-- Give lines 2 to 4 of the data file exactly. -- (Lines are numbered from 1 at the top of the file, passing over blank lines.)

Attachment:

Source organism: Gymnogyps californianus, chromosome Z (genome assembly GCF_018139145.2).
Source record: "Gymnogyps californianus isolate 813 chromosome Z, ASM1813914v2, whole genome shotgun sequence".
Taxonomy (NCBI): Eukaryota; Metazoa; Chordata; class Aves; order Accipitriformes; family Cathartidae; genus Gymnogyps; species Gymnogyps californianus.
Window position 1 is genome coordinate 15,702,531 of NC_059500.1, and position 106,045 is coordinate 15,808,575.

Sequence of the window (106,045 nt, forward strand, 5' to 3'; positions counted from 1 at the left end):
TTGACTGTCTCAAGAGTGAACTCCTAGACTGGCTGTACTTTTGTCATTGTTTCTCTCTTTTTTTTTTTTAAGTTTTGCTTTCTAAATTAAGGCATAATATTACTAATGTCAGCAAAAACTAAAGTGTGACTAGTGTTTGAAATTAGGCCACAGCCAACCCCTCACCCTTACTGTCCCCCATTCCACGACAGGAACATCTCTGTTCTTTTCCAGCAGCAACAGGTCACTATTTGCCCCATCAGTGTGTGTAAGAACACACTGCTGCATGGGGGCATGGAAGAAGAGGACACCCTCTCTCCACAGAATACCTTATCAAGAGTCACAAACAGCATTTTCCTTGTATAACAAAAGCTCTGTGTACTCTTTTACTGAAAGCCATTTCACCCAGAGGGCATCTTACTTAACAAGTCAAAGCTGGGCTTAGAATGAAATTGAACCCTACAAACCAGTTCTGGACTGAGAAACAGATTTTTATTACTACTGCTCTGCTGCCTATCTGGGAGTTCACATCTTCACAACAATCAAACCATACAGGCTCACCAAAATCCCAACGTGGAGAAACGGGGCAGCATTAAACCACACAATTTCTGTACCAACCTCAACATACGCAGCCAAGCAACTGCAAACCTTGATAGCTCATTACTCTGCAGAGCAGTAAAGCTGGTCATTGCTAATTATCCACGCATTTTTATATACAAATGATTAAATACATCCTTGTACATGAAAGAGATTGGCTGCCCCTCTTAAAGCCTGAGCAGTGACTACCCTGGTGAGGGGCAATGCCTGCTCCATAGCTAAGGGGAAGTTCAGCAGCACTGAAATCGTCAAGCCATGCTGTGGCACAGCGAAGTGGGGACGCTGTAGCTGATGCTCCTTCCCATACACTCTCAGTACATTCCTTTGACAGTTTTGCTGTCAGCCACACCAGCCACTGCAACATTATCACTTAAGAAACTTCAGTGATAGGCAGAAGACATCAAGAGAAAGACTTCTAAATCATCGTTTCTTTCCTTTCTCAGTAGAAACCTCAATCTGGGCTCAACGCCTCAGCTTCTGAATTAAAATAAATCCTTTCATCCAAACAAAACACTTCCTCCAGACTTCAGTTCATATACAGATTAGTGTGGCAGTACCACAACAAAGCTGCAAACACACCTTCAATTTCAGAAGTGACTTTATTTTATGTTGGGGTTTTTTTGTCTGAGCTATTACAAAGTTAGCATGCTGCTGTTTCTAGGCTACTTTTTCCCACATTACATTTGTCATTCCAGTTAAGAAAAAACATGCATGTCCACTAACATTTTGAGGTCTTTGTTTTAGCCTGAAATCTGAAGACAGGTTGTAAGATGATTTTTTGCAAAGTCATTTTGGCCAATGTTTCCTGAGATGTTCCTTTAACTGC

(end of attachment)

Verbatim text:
Source record: "Gymnogyps californianus isolate 813 chromosome Z, ASM1813914v2, whole genome shotgun sequence".
Taxonomy (NCBI): Eukaryota; Metazoa; Chordata; class Aves; order Accipitriformes; family Cathartidae; genus Gymnogyps; species Gymnogyps californianus.
Window position 1 is genome coordinate 15,702,531 of NC_059500.1, and position 106,045 is coordinate 15,808,575.